Interactions And Aspects: Asia And The Western World

685 words - 3 pages

The views of the opposite race between the Asian and Western civilizations were generally in three categories: dependent upon resources, imperialistic, and hostile and blatantly racist. Most interactions began at one of these three categories, but then eventually ended with some form of a combination of all three. These interactions eventually turned Asian views on the West from cursory to anti-Western and trying to push the negative influences out of the East.
Western Empires first became interested in Asian countries—India, China, and Malaysia, for example—for the various resources they could provide and the larger markets that were maintained within the countries. This created a cycle of ...view middle of the document...

, and not hostil[e], as of yet. The feelings would eventually materialize as increasing Western sentiments left over from the Boxer “troubles” increased a sense of nationalism within the country.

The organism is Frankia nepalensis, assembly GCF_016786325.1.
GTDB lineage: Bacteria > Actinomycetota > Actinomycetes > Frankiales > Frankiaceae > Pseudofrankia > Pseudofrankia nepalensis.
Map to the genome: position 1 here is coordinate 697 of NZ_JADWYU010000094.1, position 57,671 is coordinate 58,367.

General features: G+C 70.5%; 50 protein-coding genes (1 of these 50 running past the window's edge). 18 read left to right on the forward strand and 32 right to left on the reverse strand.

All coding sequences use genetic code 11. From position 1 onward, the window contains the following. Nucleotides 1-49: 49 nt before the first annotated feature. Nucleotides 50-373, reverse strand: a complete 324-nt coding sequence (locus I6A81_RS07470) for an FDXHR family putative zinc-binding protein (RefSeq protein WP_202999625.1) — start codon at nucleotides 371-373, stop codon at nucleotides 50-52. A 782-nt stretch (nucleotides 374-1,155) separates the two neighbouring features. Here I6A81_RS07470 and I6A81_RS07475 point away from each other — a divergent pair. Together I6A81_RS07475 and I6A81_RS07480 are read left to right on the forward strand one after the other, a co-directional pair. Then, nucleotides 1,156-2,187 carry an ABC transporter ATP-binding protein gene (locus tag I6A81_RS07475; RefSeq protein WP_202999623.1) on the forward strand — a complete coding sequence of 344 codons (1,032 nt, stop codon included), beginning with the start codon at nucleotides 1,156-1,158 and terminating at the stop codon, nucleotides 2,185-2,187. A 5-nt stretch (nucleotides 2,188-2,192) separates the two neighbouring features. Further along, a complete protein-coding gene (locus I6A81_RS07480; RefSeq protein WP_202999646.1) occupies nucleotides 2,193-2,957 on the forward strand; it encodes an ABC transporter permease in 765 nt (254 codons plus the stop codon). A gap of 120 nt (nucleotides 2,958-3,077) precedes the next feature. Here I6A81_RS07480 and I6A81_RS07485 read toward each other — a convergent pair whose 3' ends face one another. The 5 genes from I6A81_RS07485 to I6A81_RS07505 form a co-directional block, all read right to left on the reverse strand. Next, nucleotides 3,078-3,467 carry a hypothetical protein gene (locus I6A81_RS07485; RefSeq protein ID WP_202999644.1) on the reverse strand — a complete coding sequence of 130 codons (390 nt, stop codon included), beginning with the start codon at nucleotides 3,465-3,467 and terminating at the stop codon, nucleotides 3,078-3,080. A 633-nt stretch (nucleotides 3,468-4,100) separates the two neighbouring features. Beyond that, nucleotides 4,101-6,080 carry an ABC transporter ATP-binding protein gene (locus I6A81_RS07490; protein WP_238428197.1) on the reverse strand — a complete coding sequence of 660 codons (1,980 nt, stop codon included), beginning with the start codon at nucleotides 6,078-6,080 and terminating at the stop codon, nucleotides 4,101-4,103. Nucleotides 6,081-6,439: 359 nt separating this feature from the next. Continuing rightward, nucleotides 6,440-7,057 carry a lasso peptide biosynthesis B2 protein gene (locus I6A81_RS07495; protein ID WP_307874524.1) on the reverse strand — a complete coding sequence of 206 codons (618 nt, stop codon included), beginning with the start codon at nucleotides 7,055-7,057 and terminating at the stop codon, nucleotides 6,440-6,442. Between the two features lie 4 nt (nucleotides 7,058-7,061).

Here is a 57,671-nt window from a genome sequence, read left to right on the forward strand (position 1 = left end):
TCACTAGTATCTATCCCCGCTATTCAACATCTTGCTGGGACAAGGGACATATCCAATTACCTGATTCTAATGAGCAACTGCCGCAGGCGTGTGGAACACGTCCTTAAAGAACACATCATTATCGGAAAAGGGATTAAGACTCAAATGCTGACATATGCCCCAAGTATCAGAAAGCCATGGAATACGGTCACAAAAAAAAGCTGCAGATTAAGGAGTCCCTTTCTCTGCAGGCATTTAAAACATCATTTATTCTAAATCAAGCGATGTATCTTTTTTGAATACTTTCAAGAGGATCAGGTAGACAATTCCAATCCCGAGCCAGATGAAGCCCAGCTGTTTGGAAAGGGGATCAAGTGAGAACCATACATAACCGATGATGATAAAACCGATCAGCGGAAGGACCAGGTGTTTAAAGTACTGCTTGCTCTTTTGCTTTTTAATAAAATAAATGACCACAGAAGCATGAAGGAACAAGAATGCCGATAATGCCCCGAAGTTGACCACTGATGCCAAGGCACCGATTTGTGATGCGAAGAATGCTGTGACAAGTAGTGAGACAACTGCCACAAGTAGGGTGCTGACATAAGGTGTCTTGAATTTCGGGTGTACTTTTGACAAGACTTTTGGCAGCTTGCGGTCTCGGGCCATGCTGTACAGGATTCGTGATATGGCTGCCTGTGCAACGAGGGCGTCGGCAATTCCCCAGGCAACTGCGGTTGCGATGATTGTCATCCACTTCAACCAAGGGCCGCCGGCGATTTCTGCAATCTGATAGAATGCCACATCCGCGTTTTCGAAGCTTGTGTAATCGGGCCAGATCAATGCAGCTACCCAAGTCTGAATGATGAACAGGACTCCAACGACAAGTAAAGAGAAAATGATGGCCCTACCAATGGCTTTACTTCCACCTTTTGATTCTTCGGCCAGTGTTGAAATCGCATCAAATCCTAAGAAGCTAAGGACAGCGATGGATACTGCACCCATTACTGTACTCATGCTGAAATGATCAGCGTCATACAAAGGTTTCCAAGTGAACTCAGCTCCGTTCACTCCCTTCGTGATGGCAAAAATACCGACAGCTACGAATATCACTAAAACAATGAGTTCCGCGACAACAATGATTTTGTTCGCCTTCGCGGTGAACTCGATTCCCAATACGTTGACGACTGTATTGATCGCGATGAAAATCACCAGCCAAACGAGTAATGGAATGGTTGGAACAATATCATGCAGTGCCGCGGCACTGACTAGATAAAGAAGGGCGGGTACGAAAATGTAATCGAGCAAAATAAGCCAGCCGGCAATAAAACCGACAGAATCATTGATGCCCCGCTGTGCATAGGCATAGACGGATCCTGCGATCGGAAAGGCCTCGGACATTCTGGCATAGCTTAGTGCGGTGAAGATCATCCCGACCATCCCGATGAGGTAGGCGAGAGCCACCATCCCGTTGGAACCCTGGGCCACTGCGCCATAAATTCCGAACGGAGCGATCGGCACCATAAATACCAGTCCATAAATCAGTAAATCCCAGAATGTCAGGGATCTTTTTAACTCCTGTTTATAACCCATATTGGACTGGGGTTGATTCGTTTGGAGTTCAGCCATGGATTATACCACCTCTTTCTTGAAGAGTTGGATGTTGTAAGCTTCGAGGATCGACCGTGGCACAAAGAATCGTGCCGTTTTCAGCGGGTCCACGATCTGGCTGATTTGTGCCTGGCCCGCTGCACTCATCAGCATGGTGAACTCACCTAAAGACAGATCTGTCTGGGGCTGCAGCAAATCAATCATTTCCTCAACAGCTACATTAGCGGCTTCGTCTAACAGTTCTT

As Europeans and their influences increased in the Eastern countries, their interactions became, although arguably already racist, both more hostile and more intolerant of the people of the various countries, and vice versa, from those living within the confines of these countries. An example of this is in when Dr. Aziz, in A Passage to India, was accused of an abhorrent crime, and the Westerners used this as an example of the Indians’ unquenchable thirst for the English females. This shows that the interactions between the Western people and the Indians were hardly what one would call cordial, what with one party blaming the other for cruel acts against human kind. However, Europeans were not the only ones who reacted none too kindly to the other races. This is shown when anti-Western sympathizers seized upon the fact that an Englishwoman had taken a Japanese man’s placement for a job in The Ginger Tree, and therefore tried to...

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